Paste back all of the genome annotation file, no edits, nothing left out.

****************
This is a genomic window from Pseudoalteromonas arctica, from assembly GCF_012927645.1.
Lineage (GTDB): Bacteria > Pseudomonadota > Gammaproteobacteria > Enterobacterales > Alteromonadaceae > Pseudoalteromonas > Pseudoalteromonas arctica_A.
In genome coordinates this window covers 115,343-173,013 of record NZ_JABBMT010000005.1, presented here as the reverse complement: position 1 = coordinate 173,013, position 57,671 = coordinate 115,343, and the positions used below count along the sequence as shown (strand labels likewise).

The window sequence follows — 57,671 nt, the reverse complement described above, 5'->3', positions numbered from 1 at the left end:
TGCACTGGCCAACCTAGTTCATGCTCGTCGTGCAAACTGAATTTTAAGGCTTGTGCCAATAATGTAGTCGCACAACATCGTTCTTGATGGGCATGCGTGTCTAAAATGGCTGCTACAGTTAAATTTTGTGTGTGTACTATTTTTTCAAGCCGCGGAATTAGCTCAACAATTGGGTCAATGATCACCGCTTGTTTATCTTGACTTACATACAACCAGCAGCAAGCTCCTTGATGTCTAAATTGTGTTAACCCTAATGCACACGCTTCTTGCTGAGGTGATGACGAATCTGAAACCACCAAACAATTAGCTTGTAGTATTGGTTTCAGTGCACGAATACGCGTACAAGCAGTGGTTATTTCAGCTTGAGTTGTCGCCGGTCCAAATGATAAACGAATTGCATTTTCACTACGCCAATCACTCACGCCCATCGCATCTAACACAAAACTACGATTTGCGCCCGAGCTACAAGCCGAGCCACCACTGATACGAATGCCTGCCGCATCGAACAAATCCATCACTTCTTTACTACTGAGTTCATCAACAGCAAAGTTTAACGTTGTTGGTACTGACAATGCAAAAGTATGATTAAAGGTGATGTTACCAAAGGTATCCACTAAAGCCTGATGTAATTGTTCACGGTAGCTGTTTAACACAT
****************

This is a genomic window from Pseudoalteromonas arctica, from assembly GCF_012927645.1.
Lineage (GTDB): Bacteria > Pseudomonadota > Gammaproteobacteria > Enterobacterales > Alteromonadaceae > Pseudoalteromonas > Pseudoalteromonas arctica_A.
In genome coordinates this window covers 115,343-173,013 of record NZ_JABBMT010000005.1, presented here as the reverse complement: position 1 = coordinate 173,013, position 57,671 = coordinate 115,343, and the positions used below count along the sequence as shown (strand labels likewise).

The window sequence follows — 57,671 nt, the reverse complement described above, 5'->3', positions numbered from 1 at the left end:
TGCACTGGCCAACCTAGTTCATGCTCGTCGTGCAAACTGAATTTTAAGGCTTGTGCCAATAATGTAGTCGCACAACATCGTTCTTGATGGGCATGCGTGTCTAAAATGGCTGCTACAGTTAAATTTTGTGTGTGTACTATTTTTTCAAGCCGCGGAATTAGCTCAACAATTGGGTCAATGATCACCGCTTGTTTATCTTGACTTACATACAACCAGCAGCAAGCTCCTTGATGTCTAAATTGTGTTAACCCTAATGCACACGCTTCTTGCTGAGGTGATGACGAATCTGAAACCACCAAACAATTAGCTTGTAGTATTGGTTTCAGTGCACGAATACGCGTACAAGCAGTGGTTATTTCAGCTTGAGTTGTCGCCGGTCCAAATGATAAACGAATTGCATTTTCACTACGCCAATCACTCACGCCCATCGCATCTAACACAAAACTACGATTTGCGCCCGAGCTACAAGCCGAGCCACCACTGATACGAATGCCTGCCGCATCGAACAAATCCATCACTTCTTTACTACTGAGTTCATCAACAGCAAAGTTTAACGTTGTTGGTACTGACAATGCAAAAGTATGATTAAAGGTGATGTTACCAAAGGTATCCACTAAAGCCTGATGTAATTGTTCACGGTAGCTGTTTAACACAT